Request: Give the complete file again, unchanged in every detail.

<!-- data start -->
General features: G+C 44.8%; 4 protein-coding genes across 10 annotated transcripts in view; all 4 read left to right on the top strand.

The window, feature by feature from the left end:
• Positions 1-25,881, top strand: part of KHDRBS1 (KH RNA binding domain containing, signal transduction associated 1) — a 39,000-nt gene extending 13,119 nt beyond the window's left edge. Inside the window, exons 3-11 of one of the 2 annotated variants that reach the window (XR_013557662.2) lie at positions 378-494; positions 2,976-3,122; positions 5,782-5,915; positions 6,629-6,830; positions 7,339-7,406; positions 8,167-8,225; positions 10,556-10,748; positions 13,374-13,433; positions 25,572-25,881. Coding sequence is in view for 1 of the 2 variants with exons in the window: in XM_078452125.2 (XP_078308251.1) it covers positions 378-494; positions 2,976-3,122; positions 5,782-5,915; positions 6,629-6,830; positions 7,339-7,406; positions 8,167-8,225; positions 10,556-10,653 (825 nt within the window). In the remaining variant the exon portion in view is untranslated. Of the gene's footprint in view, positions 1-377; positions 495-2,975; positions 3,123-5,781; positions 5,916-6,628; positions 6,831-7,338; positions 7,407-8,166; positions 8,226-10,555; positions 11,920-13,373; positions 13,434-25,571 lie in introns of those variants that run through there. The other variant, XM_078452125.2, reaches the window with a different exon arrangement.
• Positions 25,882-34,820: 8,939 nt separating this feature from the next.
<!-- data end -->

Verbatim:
General features: G+C 44.8%; 4 protein-coding genes across 10 annotated transcripts in view; all 4 read left to right on the top strand.

The window, feature by feature from the left end:
• Positions 1-25,881, top strand: part of KHDRBS1 (KH RNA binding domain containing, signal transduction associated 1) — a 39,000-nt gene extending 13,119 nt beyond the window's left edge. Inside the window, exons 3-11 of one of the 2 annotated variants that reach the window (XR_013557662.2) lie at positions 378-494; positions 2,976-3,122; positions 5,782-5,915; positions 6,629-6,830; positions 7,339-7,406; positions 8,167-8,225; positions 10,556-10,748; positions 13,374-13,433; positions 25,572-25,881. Coding sequence is in view for 1 of the 2 variants with exons in the window: in XM_078452125.2 (XP_078308251.1) it covers positions 378-494; positions 2,976-3,122; positions 5,782-5,915; positions 6,629-6,830; positions 7,339-7,406; positions 8,167-8,225; positions 10,556-10,653 (825 nt within the window). In the remaining variant the exon portion in view is untranslated. Of the gene's footprint in view, positions 1-377; positions 495-2,975; positions 3,123-5,781; positions 5,916-6,628; positions 6,831-7,338; positions 7,407-8,166; positions 8,226-10,555; positions 11,920-13,373; positions 13,434-25,571 lie in introns of those variants that run through there. The other variant, XM_078452125.2, reaches the window with a different exon arrangement.
• Positions 25,882-34,820: 8,939 nt separating this feature from the next.